Tim Cindric on Roger Penske’s guiding leadership through crisis


MOORESVILLE, N.C. – Leadership and teamwork are the cornerstones of Team Penske and the Penske Corp.

Tim Cindric has worked for Roger Penske since the end of the 1999 CART season and has learned the value of those two traits on a daily basis.

As the premier team in auto racing, with championships in IndyCar, NASCAR, IMSA and Virgin Australia Supercars, Team Penske’s success is the end result of leadership and teamwork.

Cindric, the Team Penske president, has seen that on full display during the past two weeks from Penske, who became the new owner of IndyCar, the Indianapolis Motor Speedway and the Indianapolis 500 nearly three months ago.

All sports have been shut down because of the novel coronavirus (COVID-19) pandemic.

It’s during such darker times, that leadership steps in to provide the answers. That is why Penske and his leadership team, working in conjunction with Penske Entertainment CEO Mark Miles, IndyCar president Jay Frye and Indianapolis Motor Speedway President Doug Boles, made some difficult but necessary changes.

The 104th Indianapolis Motor Speedway has been moved from May 24 to Aug. 23. It was the best way to ensure a full Indy 500 lineup of practice, qualifications, Carb Day and the race.

The schedule was rearranged with races at Mid-Ohio, World Wide Technology Raceway at Gateway and Portland changing dates. Efforts are being made to revive the Firestone Grand Prix of St. Petersburg in October after the March 15 race originally seemed canceled.

Hopefully, the season will start May 30-31 at the Chevrolet Detroit Grand Prix, provided the COVID-19 outbreak has been contained.

Finding solutions to difficult situations is what has made Penske a leader in auto racing and in business.

“In times like this is where his leadership skills are shown,” Cindric told NBCSports.com. “It’s amazing to be around him to a certain extent to see how he takes things that are so complex and simplifies the tasks and gets people to work together to find a solution. With everything that is announced, it shows that he expects to get things done and have people around him to work toward solutions. That is how you move forward.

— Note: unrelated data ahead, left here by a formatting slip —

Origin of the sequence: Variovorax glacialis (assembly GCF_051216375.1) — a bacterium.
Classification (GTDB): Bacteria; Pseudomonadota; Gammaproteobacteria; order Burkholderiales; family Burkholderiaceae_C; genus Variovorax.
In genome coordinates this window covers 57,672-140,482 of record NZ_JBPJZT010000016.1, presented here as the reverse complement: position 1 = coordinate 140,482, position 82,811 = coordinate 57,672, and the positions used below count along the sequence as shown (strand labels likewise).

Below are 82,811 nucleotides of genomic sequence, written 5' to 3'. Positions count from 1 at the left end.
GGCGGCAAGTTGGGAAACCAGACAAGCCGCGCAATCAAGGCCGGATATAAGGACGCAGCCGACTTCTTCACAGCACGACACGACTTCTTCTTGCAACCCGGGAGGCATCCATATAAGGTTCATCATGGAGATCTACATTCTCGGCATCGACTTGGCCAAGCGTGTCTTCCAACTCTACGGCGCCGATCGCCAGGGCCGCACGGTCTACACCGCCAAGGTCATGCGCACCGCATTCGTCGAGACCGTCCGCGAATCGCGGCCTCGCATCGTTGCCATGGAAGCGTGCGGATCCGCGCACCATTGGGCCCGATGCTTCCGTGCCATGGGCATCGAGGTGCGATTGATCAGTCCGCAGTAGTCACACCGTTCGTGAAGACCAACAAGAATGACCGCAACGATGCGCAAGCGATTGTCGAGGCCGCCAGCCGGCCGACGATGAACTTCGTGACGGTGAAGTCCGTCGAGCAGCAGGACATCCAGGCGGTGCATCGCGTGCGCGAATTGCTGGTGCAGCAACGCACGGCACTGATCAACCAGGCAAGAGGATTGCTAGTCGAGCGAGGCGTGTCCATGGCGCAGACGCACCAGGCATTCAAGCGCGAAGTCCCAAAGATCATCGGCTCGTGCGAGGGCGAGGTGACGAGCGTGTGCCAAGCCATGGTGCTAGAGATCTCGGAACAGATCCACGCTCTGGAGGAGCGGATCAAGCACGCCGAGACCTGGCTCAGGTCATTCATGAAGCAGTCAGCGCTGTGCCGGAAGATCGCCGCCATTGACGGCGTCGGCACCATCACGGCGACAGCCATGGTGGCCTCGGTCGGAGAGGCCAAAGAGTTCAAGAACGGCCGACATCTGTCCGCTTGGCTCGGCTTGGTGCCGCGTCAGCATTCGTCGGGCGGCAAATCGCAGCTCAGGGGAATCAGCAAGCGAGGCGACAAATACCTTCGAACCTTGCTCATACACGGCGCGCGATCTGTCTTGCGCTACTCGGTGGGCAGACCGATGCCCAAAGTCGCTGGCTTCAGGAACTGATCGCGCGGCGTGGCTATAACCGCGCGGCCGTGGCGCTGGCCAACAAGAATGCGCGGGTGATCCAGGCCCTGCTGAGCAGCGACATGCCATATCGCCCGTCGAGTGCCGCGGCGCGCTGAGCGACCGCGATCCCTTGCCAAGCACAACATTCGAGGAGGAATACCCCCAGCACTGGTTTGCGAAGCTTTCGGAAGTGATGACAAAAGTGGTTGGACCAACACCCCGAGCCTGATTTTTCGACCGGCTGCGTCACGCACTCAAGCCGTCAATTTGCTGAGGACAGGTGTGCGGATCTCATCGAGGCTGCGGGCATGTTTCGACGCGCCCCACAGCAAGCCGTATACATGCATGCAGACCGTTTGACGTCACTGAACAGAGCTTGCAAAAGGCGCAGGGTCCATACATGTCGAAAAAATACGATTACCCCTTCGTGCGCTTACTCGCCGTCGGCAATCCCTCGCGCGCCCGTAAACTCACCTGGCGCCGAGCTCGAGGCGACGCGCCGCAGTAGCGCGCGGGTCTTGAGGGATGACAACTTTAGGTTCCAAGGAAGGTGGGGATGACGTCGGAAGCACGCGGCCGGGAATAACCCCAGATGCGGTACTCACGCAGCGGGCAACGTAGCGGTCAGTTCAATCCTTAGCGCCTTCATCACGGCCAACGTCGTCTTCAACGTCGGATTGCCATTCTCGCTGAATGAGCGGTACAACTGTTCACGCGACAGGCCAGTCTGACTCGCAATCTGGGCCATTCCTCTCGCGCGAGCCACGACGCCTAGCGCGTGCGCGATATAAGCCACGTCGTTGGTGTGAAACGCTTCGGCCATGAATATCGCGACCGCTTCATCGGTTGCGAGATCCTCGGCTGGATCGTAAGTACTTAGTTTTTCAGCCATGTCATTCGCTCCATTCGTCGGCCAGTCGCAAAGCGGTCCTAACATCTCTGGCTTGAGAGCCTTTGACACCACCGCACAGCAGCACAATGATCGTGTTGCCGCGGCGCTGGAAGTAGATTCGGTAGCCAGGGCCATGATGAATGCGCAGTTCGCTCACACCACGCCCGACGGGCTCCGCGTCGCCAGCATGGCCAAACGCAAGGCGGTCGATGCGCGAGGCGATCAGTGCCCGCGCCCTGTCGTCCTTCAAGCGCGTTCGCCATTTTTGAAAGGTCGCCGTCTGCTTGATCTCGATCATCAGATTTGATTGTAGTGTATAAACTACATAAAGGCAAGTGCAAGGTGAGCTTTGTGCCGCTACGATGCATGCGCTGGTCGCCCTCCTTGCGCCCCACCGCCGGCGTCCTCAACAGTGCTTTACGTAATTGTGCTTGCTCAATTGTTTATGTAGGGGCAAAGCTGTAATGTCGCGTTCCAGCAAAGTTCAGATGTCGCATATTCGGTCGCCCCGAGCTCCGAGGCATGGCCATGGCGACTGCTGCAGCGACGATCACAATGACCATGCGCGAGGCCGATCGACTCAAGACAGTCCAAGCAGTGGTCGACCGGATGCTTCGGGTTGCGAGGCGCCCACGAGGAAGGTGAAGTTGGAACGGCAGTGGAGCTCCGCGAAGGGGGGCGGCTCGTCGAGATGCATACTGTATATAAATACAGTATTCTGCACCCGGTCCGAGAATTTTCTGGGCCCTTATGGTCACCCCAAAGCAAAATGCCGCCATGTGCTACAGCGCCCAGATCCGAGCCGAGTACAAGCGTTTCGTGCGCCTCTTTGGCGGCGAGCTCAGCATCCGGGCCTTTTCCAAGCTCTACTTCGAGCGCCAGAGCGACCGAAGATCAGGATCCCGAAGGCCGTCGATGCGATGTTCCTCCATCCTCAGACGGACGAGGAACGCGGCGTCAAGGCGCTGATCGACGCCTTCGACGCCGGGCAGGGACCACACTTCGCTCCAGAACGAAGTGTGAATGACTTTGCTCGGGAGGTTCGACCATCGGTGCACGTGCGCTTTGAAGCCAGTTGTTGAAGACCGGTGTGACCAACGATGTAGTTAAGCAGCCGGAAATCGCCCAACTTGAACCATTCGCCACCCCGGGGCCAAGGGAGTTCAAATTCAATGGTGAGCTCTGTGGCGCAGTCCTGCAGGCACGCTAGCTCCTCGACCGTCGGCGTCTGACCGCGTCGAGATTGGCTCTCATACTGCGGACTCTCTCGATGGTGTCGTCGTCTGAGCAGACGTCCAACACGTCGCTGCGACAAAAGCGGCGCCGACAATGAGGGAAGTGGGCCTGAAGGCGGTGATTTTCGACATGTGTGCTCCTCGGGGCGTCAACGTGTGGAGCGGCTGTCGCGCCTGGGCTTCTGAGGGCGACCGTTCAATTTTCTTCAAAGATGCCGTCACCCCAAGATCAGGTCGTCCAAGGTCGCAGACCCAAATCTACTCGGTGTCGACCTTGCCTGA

“He has seen a lot in his life, but he has never seen anything like this. I don’t think anybody else has, either. We are all navigating new territory. His leadership takes another level during times like this.”

Roger Penske — Photo by Getty Images

Since taking control of IndyCar and the Indianapolis Motor Speedway on Jan. 6, Penske, 83, has removed himself from Team Penske’s IndyCar effort. He has continued to work with the team’s NASCAR and IMSA efforts on race weekends in addition to running his successful billion-dollar businesses across the automotive and transportation industry.

To help find a solution to the incredibly complex and difficult rescheduling issue, Penske and IndyCar worked together as a team. It also could not have happened without the help of promoters and TV partner NBC.

“You have to hand it to Mark and Doug and Jay and that whole group to not only come out and postpone the Indy 500, a huge thing in itself, but to come out with a full schedule,” Cindric said. “The promoters moved their schedules around to where we can have the Indy 500. That’s a big undertaking to have a complete plan. All of those moving parts, to get the TV to coordinate their schedules, is a big deal. It gives us something to plan around. In these times, anything that we can try and do to plan is important.

“Unfortunately for the teams, from a business aspect, it becomes more difficult. Usually, the month of May, when that is over, there is an influx of cash from the teams from the purse. Now, that moves from May to August. From a business perspective, it is tougher, but I would rather know that now than three weeks from now.”

If the new schedule goes as planned, the season will begin in eight weeks. The unexpected two-month break to an already long offseason has left many anxious to return to the track, but that simply cannot happen because of this international public health threat.

“A lot of what we are going through right now isn’t much fun for anybody,” Cindric said. “I think we are going to learn some things and when we get through this, we are going to be much smarter and forced to do things differently in life. That is one of the byproducts of what good can actually come out of this. It opens the minds to compromise. There was a lot of motivation to get this done.

“Hopefully, we will see this more in the future. Any time you can make a race a bigger event, it’s good for all of the fans.”

Once the season gets started, IndyCar’s schedule will resemble NASCAR’s in terms of racing for long stretches without a weekend off. In one span bridging June and July, there will be five consecutive weeks of races.